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Article
February 10, 1993

Intensive Care, Survival, and Expense of Treating Critically III Cancer Patients

Author Affiliations

From the Section of Cancer Prevention, H. Lee Moffitt Cancer Center and Research Institute and University of South Florida College of Medicine and School of Public Health, Tampa.

JAMA. 1993;269(6):783-786. doi:10.1001/jama.1993.03500060083036
Abstract

Objective.  —To determine the survival and factors affecting the survival of patients with solid tumors and hematologic cancers who were admitted to the intensive care unit, the time these patients spent at home (meaningful survival) before they died, and the cost per year of life gained and per year of life gained at home.

Design.  —Survival and cost-effectiveness analysis.

Setting.  —A tertiary-care cancer center at a university medical center.

Patients.  —Every patient admitted to the intensive care unit between July 1, 1988, and June 30,1990, was entered into the study. This group comprised 83 patients with solid tumors and 64 patients with hematologic cancers.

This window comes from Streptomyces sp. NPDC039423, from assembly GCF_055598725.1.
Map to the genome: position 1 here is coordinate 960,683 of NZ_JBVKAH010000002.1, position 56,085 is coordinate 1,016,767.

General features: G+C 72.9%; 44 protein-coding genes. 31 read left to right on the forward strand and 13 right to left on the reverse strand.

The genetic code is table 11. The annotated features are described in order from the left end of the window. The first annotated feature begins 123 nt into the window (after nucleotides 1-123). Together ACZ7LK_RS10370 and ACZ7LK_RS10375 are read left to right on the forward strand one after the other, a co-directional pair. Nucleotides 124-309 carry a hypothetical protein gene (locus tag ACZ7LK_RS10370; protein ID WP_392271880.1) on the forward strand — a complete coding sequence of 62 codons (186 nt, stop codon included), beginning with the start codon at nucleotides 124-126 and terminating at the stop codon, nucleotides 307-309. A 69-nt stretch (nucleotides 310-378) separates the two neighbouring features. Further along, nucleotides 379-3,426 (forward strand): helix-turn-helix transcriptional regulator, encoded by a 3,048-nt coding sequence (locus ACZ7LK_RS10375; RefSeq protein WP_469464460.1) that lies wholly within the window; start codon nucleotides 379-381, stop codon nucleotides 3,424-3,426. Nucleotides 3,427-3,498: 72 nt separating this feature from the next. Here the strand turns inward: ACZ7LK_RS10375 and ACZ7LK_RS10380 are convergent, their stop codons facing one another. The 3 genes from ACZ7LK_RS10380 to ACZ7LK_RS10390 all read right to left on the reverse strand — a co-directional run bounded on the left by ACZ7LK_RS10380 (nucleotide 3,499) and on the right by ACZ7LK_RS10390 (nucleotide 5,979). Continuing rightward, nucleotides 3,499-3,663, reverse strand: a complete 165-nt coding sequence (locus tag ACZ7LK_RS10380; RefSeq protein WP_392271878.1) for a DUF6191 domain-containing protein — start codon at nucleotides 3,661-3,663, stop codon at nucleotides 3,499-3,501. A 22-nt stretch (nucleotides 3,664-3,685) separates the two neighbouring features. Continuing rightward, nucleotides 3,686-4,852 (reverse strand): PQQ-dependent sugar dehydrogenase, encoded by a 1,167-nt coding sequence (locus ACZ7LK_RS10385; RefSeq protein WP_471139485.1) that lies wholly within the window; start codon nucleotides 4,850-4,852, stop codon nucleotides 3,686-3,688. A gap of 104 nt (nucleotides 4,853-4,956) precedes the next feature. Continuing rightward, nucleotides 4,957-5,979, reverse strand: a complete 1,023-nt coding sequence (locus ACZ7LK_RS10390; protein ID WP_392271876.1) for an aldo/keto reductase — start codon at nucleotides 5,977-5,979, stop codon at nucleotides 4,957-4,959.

Main Outcome Measures.  —Factors affecting survival, such as age, sex, malignancy, length of stay in the intensive care unit, and necessity for mechanical ventilator assistance, as well as cost per year of life gained and cost per year of life gained at home.

Results.  —The only factor that significantly affected survival was the requirement for mechanically assisted ventilation for patients with hematologic cancers. More than three fourths of the patients in either group spent less than 3 months at home before dying. The cost per year of life gained for patients with solid tumors was $82 845 and for patients with hematologic cancers was $189 339. The cost per year of life gained at home was $95142 for patients with solid tumors and $449 544 for patients with hematologic cancers.

Conclusion.  —The majority of patients with solid tumors and hematologic cancers admitted to the intensive care unit die before discharge, or, if they survive the hospital admission, they spend a minimal amount of time at home before dying. This limited survival is achieved at considerable cost. Physicians who treat patients with neoplastic disease should discuss potential outcomes and the possibility of withdrawing life-supportive therapy if appropriate with the patient and family, so that a reasonable strategy can be agreed on before the initiation of therapy.(JAMA. 1993;269:783-786)

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